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An inmate in a Colorado prison just became the first person in the United States diagnosed with the human avian flu from the current strain.

Source: ABC News/Youtube

The inmate from Delta County had direct exposure to poultry infected with the avian flu and has now tested positive for the current strain. He was working on a commercial farm as a part of a correctional pre-release employment program. The man has mild symptoms of fatigue, according to the Centers for Disease Control and Prevention and the Colorado Department of Public Health and Environment.

“This case does not change the human risk assessment for the general public, which CDC considers to be low. However, people who have job-related or recreational exposures to infected birds are at higher risk of infection should take appropriate precautions outlined in CDC guidance.”

The man is now being isolated and treated with an antiviral drug according to the Colorado health department. The flock of infected birds was euthanized and ‘disposed of’ according to the department. These poor birds were a part of over 24 million chickens, turkeys, and other birds that have been killed since February from the current H5N1 avian flu outbreak, which has been the biggest since 2014.

Since the devastating avian influenza outbreak in 2014 and 2015, experts are concerned about how fast this is killing birds. The outbreak was one of the most destructive in the nation’s history. The price of poultry and eggs skyrocketed, it cost the industry more than $3 billion, and nearly 50 million birds were killed. But just as the government always does, it protected this cruel industry and compensated farms for the lost flock.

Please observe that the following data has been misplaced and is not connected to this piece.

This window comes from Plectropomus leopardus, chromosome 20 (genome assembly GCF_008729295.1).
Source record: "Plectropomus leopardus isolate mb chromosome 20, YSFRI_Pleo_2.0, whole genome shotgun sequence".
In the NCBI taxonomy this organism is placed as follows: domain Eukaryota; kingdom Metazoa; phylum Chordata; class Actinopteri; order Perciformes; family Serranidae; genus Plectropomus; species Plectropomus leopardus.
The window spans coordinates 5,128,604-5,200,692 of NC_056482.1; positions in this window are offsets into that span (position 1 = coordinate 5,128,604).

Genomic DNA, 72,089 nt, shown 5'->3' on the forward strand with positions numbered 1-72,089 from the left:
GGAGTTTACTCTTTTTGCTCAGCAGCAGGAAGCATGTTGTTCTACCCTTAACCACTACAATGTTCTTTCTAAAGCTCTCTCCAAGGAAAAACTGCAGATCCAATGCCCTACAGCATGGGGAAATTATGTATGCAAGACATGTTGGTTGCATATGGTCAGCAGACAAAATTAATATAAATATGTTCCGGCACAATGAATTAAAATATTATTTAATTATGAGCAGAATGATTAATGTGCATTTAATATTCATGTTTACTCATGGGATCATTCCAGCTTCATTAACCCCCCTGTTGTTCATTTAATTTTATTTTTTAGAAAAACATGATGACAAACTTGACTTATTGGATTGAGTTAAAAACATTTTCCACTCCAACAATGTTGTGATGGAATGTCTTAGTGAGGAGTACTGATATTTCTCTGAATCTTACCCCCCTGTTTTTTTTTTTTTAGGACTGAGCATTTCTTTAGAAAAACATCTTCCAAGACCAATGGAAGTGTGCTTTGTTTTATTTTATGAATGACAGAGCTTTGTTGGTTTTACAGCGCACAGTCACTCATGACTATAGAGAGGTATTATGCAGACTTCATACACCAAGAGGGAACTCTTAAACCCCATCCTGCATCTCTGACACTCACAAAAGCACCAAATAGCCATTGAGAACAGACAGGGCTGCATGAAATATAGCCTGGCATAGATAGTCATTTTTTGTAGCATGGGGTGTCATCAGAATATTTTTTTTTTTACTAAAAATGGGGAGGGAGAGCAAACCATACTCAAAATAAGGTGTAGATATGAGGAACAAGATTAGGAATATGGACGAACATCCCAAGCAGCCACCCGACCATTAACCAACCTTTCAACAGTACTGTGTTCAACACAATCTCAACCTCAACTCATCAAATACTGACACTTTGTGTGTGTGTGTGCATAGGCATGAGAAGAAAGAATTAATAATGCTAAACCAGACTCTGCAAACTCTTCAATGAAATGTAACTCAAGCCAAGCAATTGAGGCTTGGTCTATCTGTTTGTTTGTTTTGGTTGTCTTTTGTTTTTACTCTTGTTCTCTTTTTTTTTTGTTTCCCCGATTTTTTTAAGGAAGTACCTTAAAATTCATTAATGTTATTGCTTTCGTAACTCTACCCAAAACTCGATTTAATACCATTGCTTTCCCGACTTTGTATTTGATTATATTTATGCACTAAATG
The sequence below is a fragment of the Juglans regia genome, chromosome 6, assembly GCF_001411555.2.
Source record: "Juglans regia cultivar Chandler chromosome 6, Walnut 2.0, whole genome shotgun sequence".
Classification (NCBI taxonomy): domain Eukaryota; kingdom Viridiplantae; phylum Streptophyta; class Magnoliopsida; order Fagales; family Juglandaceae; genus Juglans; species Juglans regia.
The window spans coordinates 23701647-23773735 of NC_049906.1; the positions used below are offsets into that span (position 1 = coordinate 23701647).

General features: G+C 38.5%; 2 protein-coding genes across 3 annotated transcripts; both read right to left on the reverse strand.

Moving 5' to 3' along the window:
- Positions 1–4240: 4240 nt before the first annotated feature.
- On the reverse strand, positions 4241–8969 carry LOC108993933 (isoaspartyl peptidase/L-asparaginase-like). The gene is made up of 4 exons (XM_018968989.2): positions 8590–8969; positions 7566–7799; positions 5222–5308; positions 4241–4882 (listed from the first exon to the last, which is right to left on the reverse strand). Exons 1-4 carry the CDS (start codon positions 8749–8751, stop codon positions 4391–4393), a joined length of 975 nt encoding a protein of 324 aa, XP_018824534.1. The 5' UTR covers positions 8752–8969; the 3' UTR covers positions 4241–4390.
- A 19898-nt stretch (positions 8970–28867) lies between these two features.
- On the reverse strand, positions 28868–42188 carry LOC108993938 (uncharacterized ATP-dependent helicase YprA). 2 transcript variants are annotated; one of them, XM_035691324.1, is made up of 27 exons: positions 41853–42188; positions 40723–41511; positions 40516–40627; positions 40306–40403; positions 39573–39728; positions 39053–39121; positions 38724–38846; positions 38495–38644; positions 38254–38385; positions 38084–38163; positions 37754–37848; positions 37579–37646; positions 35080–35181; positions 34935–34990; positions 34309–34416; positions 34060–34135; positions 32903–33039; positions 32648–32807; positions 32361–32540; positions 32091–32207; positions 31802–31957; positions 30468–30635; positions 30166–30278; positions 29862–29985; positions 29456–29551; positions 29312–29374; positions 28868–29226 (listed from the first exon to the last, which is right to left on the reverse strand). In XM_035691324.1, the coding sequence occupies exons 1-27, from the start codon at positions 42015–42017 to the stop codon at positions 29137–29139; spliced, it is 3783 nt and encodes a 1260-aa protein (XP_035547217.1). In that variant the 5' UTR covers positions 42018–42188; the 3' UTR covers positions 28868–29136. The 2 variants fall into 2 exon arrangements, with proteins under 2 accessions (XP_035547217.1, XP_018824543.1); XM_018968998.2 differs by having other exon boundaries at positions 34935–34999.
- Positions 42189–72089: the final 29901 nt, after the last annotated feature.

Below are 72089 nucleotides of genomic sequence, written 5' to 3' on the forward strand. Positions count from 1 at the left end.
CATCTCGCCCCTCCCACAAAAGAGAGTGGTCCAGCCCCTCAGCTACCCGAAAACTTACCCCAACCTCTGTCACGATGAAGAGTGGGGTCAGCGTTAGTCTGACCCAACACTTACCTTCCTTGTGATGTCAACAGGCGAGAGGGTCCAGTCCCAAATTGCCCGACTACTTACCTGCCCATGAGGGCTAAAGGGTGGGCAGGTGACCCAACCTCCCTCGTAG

Source: The New York Times/Youtube

The government could be spending that money to prevent future outbreaks by changing factory farming practices and making the bird population more diverse. The real issue is the way that commercial factory farms run. The industry relies on genetically identical animals confined in inhumanly small spaces.

It is now estimated that all nine billion chickens raised and slaughtered in the U.S. each year can trace their lineage back to a handful of breeds.

These chickens have been manipulated over generations to grow at incredibly unnatural speeds and become larger than they ever have. According to The Humane League, chickens today are more than four times the size they were just 60 years ago.

Although it is rare for the virus to spread to humans and between humans once infected, this is still a huge threat to public health. The lack of genetic diversity poses a massive threat to the industry and makes the animals more susceptible to outbreaks. It is a threat to public health.

Sign this petition to help stop abuse in the poultry industry.

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